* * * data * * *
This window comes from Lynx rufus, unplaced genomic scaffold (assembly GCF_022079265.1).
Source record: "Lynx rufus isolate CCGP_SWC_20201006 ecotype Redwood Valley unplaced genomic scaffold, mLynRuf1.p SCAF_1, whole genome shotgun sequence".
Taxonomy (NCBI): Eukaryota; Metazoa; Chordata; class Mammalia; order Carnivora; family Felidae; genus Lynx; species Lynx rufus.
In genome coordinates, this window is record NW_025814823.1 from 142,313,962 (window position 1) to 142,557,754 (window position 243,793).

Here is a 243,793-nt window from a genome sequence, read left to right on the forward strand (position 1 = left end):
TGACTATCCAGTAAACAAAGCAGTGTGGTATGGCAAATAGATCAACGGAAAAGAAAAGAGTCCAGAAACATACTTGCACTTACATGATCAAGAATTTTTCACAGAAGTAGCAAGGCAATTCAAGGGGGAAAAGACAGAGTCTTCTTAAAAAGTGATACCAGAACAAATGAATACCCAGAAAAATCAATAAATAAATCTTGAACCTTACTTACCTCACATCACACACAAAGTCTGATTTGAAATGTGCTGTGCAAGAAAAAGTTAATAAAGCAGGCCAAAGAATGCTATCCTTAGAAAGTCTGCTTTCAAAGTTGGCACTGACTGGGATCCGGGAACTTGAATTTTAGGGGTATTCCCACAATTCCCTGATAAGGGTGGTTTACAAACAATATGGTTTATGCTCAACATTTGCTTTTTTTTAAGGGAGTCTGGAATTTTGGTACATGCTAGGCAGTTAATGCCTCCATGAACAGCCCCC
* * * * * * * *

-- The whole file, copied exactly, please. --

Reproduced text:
This window comes from Lynx rufus, unplaced genomic scaffold (assembly GCF_022079265.1).
Source record: "Lynx rufus isolate CCGP_SWC_20201006 ecotype Redwood Valley unplaced genomic scaffold, mLynRuf1.p SCAF_1, whole genome shotgun sequence".
Taxonomy (NCBI): Eukaryota; Metazoa; Chordata; class Mammalia; order Carnivora; family Felidae; genus Lynx; species Lynx rufus.
In genome coordinates, this window is record NW_025814823.1 from 142,313,962 (window position 1) to 142,557,754 (window position 243,793).

Here is a 243,793-nt window from a genome sequence, read left to right on the forward strand (position 1 = left end):
TGACTATCCAGTAAACAAAGCAGTGTGGTATGGCAAATAGATCAACGGAAAAGAAAAGAGTCCAGAAACATACTTGCACTTACATGATCAAGAATTTTTCACAGAAGTAGCAAGGCAATTCAAGGGGGAAAAGACAGAGTCTTCTTAAAAAGTGATACCAGAACAAATGAATACCCAGAAAAATCAATAAATAAATCTTGAACCTTACTTACCTCACATCACACACAAAGTCTGATTTGAAATGTGCTGTGCAAGAAAAAGTTAATAAAGCAGGCCAAAGAATGCTATCCTTAGAAAGTCTGCTTTCAAAGTTGGCACTGACTGGGATCCGGGAACTTGAATTTTAGGGGTATTCCCACAATTCCCTGATAAGGGTGGTTTACAAACAATATGGTTTATGCTCAACATTTGCTTTTTTTTAAGGGAGTCTGGAATTTTGGTACATGCTAGGCAGTTAATGCCTCCATGAACAGCCCCC